November 2015
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How random variation fucks about with your presence of mind

we've all done it

This is a table I knocked up in Excel (other spreadsheet programs are available) to show how even a little bit of random variation can make spotting underlying trends really difficult, particularly if we look at data only selectively in little bits.

The data could represent a whole range of narratives; tumour size in a cancer patient (e.g. in testimonials of the kind produced by the chap who instigated this story), body weight during a dieting programme, global temperature (on a rather different timescale!), or just about anything to do with sports or the stock market (as XKCD would attest to).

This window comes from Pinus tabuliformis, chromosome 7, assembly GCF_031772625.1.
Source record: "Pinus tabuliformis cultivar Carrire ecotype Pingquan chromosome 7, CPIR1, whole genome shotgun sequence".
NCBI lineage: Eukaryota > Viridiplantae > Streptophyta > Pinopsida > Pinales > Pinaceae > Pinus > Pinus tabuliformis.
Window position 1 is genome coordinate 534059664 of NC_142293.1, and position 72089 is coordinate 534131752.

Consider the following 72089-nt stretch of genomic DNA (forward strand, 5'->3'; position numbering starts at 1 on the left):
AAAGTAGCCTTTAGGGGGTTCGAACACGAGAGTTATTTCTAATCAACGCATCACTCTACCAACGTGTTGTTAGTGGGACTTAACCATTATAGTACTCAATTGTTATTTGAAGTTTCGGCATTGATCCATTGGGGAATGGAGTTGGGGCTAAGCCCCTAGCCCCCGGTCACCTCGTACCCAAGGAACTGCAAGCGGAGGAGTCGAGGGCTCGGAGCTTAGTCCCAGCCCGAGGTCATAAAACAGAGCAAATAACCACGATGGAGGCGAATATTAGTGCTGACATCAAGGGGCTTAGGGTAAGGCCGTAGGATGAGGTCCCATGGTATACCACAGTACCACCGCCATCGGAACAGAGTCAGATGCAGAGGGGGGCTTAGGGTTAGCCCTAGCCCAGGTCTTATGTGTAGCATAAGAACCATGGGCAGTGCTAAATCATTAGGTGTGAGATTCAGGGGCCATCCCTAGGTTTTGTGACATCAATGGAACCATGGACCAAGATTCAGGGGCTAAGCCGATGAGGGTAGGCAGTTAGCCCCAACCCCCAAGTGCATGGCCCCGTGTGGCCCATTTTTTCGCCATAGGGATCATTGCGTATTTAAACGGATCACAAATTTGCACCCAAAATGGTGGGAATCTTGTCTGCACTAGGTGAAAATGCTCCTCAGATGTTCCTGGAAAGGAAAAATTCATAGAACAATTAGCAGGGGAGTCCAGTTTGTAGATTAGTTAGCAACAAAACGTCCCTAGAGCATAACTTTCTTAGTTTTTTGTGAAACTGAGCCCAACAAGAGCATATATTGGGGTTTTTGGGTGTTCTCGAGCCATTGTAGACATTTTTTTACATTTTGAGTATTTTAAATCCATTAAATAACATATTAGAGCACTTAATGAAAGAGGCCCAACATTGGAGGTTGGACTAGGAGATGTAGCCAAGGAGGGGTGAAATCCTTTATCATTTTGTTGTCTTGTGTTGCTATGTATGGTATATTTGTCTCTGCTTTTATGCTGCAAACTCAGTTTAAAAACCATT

Column 1 is time. I’ve called it “Days”. Frankly, depending on context, it could be anything: hours, months, years, decades.

Column 2 is the obvious trend with no random variation added. Our outcome (whatever it is) starts at 5 and goes up by 0.1 each day.

Column 3 is exactly the same but with some random noise added. Each data point is adjusted at random by anything up to 0.5 in either direction.

Column 4 is an edited version of Column 3 with some, er, rather optimistic comments added. They’re not unreasonable conclusions, based on those little data snippets.

Moral: if we really want to find a particular pattern in noisy data, we’ll find it. It doesn’t mean we’ve found the signal rather than the noise though.

Update: Tables are a bit visually crap, so here’s the same data in a graph:

Positive mental attitudes in graph form


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